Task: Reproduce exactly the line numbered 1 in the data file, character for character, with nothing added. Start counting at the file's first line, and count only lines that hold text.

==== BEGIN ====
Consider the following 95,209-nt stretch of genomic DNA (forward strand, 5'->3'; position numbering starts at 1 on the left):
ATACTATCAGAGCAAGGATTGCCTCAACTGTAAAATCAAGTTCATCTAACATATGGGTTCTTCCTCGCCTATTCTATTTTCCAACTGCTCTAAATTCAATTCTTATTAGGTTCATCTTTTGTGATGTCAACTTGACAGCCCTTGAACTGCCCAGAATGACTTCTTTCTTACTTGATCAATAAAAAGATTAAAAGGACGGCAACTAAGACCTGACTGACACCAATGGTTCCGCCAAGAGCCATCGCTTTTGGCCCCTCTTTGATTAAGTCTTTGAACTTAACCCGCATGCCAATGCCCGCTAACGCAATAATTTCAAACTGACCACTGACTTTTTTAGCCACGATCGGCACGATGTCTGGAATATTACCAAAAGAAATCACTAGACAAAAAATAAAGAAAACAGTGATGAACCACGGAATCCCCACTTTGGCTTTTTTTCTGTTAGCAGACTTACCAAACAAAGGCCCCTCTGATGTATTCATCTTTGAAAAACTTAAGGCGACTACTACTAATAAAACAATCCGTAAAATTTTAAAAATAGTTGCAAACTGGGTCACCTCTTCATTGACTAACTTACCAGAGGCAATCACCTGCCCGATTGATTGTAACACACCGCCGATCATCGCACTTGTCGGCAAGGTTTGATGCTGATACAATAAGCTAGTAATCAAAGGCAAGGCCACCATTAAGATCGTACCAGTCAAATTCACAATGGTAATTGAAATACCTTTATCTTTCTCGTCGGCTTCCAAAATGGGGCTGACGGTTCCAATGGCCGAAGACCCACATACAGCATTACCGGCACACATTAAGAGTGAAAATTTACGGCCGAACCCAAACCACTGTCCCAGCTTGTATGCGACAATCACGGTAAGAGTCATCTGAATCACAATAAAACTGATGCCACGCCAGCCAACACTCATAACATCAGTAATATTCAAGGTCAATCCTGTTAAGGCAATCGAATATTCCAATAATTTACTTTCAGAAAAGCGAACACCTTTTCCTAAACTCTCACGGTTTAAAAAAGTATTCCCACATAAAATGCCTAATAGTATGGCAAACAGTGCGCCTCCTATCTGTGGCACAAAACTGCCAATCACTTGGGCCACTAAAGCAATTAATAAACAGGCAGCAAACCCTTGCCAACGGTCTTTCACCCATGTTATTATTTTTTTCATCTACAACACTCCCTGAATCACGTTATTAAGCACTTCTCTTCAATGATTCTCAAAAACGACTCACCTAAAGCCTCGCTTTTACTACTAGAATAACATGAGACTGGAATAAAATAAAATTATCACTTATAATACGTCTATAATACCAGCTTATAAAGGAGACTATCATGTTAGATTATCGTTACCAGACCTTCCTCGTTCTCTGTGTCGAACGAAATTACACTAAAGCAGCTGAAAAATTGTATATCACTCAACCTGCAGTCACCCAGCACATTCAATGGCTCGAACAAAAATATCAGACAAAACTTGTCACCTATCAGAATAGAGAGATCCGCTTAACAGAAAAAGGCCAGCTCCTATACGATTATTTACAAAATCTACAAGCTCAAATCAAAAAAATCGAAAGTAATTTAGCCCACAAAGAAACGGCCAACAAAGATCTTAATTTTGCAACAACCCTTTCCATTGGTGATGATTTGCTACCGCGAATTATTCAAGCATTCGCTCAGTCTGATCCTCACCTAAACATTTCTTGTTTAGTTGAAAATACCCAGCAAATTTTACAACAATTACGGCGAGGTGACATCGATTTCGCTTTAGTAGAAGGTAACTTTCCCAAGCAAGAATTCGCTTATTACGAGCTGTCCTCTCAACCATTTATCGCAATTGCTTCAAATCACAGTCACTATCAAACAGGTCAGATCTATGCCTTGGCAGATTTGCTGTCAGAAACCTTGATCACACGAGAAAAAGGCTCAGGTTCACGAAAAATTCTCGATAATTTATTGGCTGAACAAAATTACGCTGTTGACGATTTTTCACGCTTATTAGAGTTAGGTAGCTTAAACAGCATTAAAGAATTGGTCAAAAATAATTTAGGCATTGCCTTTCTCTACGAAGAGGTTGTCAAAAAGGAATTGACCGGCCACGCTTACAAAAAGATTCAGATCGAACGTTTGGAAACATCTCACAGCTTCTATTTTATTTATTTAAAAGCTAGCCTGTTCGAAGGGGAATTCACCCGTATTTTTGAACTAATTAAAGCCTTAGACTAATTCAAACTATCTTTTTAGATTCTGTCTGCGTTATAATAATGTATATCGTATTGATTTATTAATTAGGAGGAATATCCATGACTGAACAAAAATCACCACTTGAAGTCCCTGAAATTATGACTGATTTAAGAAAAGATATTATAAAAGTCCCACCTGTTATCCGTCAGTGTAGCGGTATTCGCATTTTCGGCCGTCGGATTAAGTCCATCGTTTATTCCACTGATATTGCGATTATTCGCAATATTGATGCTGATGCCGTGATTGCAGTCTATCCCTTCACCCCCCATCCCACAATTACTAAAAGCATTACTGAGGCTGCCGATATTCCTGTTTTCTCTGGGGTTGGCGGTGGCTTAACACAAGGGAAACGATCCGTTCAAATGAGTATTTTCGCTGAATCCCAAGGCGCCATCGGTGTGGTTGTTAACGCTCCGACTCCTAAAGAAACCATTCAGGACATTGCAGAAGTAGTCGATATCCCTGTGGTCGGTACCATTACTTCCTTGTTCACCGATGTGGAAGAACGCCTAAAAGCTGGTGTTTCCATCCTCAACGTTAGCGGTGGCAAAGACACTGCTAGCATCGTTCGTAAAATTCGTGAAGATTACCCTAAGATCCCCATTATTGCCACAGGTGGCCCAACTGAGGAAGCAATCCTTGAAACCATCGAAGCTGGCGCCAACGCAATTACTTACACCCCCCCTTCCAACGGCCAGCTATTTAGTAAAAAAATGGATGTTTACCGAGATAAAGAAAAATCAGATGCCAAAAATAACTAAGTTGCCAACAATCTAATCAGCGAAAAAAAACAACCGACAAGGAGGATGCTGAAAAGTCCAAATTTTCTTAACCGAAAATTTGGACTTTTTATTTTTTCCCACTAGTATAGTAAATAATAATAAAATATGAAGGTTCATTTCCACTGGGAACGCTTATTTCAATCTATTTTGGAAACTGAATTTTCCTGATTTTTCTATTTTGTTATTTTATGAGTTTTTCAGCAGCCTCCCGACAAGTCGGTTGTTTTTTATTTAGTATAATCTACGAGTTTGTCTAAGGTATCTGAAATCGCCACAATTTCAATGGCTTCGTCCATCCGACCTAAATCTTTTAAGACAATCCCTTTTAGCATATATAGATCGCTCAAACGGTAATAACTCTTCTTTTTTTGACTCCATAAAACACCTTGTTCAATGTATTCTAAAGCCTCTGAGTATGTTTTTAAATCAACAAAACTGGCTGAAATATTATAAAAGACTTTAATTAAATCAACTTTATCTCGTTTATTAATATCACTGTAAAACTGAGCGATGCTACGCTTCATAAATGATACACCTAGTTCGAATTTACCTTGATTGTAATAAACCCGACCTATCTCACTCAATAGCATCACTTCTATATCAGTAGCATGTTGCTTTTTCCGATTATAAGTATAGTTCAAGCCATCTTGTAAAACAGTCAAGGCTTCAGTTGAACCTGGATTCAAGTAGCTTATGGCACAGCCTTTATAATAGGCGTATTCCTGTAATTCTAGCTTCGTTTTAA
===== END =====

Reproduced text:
Consider the following 95,209-nt stretch of genomic DNA (forward strand, 5'->3'; position numbering starts at 1 on the left):